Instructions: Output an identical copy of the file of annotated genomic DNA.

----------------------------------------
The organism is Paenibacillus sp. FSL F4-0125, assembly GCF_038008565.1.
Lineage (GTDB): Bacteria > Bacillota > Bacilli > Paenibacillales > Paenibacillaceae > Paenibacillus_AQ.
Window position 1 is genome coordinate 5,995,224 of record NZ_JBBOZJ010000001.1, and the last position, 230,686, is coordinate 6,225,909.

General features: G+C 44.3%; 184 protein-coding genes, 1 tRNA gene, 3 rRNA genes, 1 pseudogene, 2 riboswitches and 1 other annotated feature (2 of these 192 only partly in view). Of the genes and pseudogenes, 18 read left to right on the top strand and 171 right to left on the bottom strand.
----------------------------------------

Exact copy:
The organism is Paenibacillus sp. FSL F4-0125, assembly GCF_038008565.1.
Lineage (GTDB): Bacteria > Bacillota > Bacilli > Paenibacillales > Paenibacillaceae > Paenibacillus_AQ.
Window position 1 is genome coordinate 5,995,224 of record NZ_JBBOZJ010000001.1, and the last position, 230,686, is coordinate 6,225,909.

General features: G+C 44.3%; 184 protein-coding genes, 1 tRNA gene, 3 rRNA genes, 1 pseudogene, 2 riboswitches and 1 other annotated feature (2 of these 192 only partly in view). Of the genes and pseudogenes, 18 read left to right on the top strand and 171 right to left on the bottom strand.